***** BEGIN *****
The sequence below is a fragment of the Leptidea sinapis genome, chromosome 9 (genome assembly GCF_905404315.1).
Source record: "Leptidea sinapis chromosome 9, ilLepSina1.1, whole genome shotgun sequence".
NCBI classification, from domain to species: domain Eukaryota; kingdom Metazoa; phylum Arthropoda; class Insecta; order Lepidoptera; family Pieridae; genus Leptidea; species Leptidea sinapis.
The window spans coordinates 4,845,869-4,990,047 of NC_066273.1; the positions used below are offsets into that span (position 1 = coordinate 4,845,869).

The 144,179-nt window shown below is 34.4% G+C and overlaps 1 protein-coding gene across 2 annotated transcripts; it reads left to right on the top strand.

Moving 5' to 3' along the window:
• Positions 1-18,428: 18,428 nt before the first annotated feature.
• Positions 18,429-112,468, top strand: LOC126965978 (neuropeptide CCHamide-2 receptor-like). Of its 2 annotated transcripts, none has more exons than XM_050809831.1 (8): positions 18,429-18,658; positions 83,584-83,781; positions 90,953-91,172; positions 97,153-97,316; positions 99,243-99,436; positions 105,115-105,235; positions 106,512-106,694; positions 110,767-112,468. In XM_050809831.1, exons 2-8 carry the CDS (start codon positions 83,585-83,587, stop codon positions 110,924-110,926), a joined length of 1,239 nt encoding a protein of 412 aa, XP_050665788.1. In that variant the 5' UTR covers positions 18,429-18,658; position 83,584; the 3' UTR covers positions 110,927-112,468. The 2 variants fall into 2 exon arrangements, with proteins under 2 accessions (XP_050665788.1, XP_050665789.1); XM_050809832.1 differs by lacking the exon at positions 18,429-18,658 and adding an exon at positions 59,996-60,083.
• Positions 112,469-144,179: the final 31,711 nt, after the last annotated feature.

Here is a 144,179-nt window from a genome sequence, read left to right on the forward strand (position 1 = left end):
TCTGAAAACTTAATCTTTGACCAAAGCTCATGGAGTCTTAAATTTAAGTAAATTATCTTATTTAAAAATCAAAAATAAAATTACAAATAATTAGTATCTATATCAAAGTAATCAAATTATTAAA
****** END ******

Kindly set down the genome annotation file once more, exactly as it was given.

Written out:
The sequence below is a fragment of the Leptidea sinapis genome, chromosome 9 (genome assembly GCF_905404315.1).
Source record: "Leptidea sinapis chromosome 9, ilLepSina1.1, whole genome shotgun sequence".
NCBI classification, from domain to species: domain Eukaryota; kingdom Metazoa; phylum Arthropoda; class Insecta; order Lepidoptera; family Pieridae; genus Leptidea; species Leptidea sinapis.
The window spans coordinates 4,845,869-4,990,047 of NC_066273.1; the positions used below are offsets into that span (position 1 = coordinate 4,845,869).

The 144,179-nt window shown below is 34.4% G+C and overlaps 1 protein-coding gene across 2 annotated transcripts; it reads left to right on the top strand.

Moving 5' to 3' along the window:
• Positions 1-18,428: 18,428 nt before the first annotated feature.
• Positions 18,429-112,468, top strand: LOC126965978 (neuropeptide CCHamide-2 receptor-like). Of its 2 annotated transcripts, none has more exons than XM_050809831.1 (8): positions 18,429-18,658; positions 83,584-83,781; positions 90,953-91,172; positions 97,153-97,316; positions 99,243-99,436; positions 105,115-105,235; positions 106,512-106,694; positions 110,767-112,468. In XM_050809831.1, exons 2-8 carry the CDS (start codon positions 83,585-83,587, stop codon positions 110,924-110,926), a joined length of 1,239 nt encoding a protein of 412 aa, XP_050665788.1. In that variant the 5' UTR covers positions 18,429-18,658; position 83,584; the 3' UTR covers positions 110,927-112,468. The 2 variants fall into 2 exon arrangements, with proteins under 2 accessions (XP_050665788.1, XP_050665789.1); XM_050809832.1 differs by lacking the exon at positions 18,429-18,658 and adding an exon at positions 59,996-60,083.
• Positions 112,469-144,179: the final 31,711 nt, after the last annotated feature.

Here is a 144,179-nt window from a genome sequence, read left to right on the forward strand (position 1 = left end):
TCTGAAAACTTAATCTTTGACCAAAGCTCATGGAGTCTTAAATTTAAGTAAATTATCTTATTTAAAAATCAAAAATAAAATTACAAATAATTAGTATCTATATCAAAGTAATCAAATTATTAAA